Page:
Sermon for The Great Vigil of Easter 2019

Published by Emily Tanis-Likkel on Sat, Apr 20, 2019 4:48 PM
Sermons

Click here to listen to The Rev. Emily Tanis Likkel's sermon for the Easter Vigil.

Life bursts forth from the womb of darkness. Darkness can be uncomfortable. A heaviness, a cloud, a confusion. But we need the dark. In darkness we are nourished, held, kept safe so that we may grow. We need Holy Saturday because it is in the stillness and in the dark that transformation occurs. We cannot peek inside a chrysalis to see if the butterfly is about to emerge. It’s out of our control completely. We simply wait for that miracle to happen. It requires trust.

As Noah and Naamah and their family waited out the flood in the damp and dark, clothes sticking to skin and animal odors permeating the air, we wait. We wait for the storm to pass, the rains to let up, the light to break through the clouds. We wait for a place to set our feet. We exhale our relief when hope that thing with feathers perches in our soul at last. The rainbow comes.

In the wilderness the Israelites were beyond agitated. They were in full-blown panic. The text says “In great fear the Israelites cried out to the LORD.” Can you hear their desperation when they asked, “Why weren’t we left to die in Egypt?” We may identify with the Israelites at times, fearful and panicked. Purposeless and disoriented. Maybe you have experienced a  time of such intense darkness that you feel like it might consume you. Maybe you are feeling it now.   

It is in the fabric of our fight or flight response that at times fear threatens to tear at the seams. So often people rush to the emergency room with a tight feeling in their chest, and rapid breathing and heart-rate. So often the diagnosis is not heart attack, but panic attack. A panic attack occurs when we simply don't breathe deeply enough to get enough oxygen. Shallow breathing alters our physiological and emotional state. It can lead to anxiety, depression, and illness. Shallow breathing happens when we fear, so it is a vicious cycle. But it also means that we can immediately begin to calm simply by attending to our breath. It is not a coincidence that the Hebrew word for spirit is ruah, breath. God breathed the world into being and it is the breath of God that sustains us.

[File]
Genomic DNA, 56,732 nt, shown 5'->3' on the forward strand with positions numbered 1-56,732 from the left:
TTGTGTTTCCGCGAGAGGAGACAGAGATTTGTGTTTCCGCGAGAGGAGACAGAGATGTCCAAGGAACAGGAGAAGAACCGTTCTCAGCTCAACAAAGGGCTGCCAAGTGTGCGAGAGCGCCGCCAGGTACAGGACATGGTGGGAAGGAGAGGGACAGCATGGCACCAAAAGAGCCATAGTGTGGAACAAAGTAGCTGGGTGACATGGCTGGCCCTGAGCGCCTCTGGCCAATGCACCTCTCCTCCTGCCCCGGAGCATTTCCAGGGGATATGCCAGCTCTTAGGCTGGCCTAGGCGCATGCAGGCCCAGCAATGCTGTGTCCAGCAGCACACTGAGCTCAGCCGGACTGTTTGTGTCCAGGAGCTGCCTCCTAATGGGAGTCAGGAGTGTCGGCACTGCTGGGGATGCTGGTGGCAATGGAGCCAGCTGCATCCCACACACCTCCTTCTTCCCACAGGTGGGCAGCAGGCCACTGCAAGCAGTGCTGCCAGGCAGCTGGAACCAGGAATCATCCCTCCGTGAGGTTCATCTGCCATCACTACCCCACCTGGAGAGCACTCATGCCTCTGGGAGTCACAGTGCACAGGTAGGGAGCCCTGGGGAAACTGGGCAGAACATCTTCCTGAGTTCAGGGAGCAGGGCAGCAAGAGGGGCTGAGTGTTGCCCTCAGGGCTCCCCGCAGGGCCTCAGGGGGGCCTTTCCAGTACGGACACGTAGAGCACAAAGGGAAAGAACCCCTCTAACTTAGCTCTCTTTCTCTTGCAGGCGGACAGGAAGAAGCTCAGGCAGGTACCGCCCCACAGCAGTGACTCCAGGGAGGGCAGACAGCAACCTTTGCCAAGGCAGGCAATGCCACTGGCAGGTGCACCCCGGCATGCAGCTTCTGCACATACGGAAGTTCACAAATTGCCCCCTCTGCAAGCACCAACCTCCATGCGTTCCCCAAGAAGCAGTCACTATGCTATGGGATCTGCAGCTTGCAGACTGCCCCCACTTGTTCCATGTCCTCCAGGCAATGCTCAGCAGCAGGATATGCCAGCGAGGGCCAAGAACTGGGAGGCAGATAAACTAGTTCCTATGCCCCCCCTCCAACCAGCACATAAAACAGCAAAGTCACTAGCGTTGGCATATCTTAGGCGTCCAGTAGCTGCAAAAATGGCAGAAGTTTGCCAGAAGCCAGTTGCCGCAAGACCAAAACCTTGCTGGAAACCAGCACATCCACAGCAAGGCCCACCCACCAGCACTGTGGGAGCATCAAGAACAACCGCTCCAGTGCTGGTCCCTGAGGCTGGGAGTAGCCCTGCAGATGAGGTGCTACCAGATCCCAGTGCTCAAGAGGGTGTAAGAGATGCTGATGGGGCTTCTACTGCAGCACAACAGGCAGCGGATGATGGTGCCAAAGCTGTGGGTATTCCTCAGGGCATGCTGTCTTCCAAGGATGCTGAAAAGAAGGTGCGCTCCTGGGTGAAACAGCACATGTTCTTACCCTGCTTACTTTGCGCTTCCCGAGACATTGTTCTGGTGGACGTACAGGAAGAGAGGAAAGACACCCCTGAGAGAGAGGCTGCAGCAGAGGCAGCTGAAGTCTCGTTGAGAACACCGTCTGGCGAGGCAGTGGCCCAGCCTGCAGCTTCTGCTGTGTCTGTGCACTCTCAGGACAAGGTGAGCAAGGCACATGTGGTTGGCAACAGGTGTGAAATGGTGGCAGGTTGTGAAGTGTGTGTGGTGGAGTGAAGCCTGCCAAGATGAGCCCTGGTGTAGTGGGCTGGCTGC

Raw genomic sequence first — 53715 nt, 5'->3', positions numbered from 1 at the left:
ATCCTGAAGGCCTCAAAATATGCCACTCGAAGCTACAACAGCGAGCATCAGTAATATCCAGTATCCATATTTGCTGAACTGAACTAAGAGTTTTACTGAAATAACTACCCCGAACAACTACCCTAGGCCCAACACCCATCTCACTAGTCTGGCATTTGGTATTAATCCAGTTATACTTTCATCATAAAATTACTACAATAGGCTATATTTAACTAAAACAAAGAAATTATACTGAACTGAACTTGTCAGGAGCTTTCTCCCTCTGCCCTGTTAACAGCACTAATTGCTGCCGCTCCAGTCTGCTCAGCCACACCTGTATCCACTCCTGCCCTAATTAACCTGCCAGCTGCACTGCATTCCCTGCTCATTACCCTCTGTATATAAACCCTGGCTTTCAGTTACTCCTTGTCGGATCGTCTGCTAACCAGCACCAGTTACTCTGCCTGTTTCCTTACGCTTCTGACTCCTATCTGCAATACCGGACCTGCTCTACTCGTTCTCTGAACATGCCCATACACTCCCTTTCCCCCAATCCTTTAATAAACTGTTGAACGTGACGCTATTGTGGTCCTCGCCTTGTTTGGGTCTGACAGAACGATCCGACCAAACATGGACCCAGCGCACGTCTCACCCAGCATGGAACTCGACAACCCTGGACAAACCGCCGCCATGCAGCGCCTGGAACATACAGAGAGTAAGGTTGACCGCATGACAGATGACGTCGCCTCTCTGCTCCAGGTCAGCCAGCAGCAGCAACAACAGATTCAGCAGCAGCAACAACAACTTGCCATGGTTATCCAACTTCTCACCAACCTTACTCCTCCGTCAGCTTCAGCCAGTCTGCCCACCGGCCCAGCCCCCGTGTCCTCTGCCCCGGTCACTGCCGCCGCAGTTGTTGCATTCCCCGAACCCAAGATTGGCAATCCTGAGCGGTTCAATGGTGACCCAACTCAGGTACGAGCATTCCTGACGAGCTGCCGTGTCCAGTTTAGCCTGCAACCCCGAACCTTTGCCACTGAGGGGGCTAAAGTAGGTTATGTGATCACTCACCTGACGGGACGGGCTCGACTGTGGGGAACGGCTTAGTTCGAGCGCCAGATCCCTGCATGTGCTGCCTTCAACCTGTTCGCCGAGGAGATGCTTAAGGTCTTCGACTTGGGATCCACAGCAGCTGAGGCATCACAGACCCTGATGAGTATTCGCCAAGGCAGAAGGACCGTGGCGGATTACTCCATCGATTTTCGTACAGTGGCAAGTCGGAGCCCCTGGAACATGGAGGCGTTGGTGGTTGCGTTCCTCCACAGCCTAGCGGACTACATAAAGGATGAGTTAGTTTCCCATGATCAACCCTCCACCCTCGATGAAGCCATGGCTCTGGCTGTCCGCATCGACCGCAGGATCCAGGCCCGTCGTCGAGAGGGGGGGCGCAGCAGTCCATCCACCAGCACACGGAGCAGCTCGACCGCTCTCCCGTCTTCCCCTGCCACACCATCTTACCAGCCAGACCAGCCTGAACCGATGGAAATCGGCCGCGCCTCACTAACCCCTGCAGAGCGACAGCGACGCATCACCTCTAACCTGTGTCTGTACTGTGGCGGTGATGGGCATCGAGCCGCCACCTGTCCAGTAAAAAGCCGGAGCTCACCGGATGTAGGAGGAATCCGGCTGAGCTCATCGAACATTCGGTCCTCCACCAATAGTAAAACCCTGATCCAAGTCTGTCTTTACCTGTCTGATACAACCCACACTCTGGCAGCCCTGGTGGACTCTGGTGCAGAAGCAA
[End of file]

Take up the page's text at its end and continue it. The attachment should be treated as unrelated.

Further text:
When the people began to panic, Moses told them, Do not be afraid. Stand firm. You need only to be still. They walked through dry ground with walls of water on both sides. God brings about a breakthrough and like Miriam we break out in song and dance.

Whatever darkness or confusion or heaviness we feel, may we know that God is in it with us. We stand firm, we breathe, we trust. The light will come. That is God’s promise. That is God’s covenant with us.

In Ezekiel’s vision of dry bones, when he prophesied to them and the bones got meat and skin, they still did not receive breath.  It was not until Ezekiel called upon the breath, the spirit, that they came to life. Our spirits might long to be quenched but self-help remedies only scratch the surface of our soul-weariness. We can’t force transformation. It’s not something we control. It’s something we receive. It is the Holy Spirit’s fire igniting within us.

There is a story of a little fish who has just learned that she is dependent upon water. The fish swims up to it’s mother in a panic: “Mama, Mama, what’s water? I’ve got to find water or I’ll die!”  The fish did not realize that the water was everywhere. The mercy of God is the water in which we swim. We reach for God at times, coming up empty, forgetting that God is not out there to be discovered but that within us and surrounding us and holding us always God is found, and in God we are found as well. We need only to be still and breathe.   

Grace and Naomi are being baptized in a little while. These remarkable two girls know the Bible. When I showed them the array of colorful beeswax they could use for making designs on their baptism candles, they immediately set out to tell stories on their candles. The parting of the Red Sea, the burning bush. They spoke with great profundity, about God being slow to anger and quick to forgive, revealing a spiritual depth that reminds me of the verse in Matthew of things being hidden from the wise and revealed to children. They know the Spirit’s fire. The promise that the storm will pass. They trust in God.

We may be fumbling in the dark, but the Lord is fighting for us. We have only to trust in God. The light will come.  

Naomi, Grace and Johnny will have times in their lives when they find themselves in the dark. But they will not be alone. They are loved completely. God will be there with them, fighting for them. They need only to be still. To breathe.

Because morning will come.

And in the morning, as mystic St. Symeon wrote, “We awaken in Christ’s body as Christ awakens our bodies . . . and everything that is hurt, everything that seemed to us dark, harsh, shameful, maimed, ugly, irreparably damaged, is in him transformed and recognized as whole, as lovely, and radiant in His light. We awaken as the Beloved in every last part of our body.”

This holy Saturday we come close to mystery, to darkness and fire, water and breath. Do you sense it? A miracle has happened in the dark.

We need only to be still and breathe.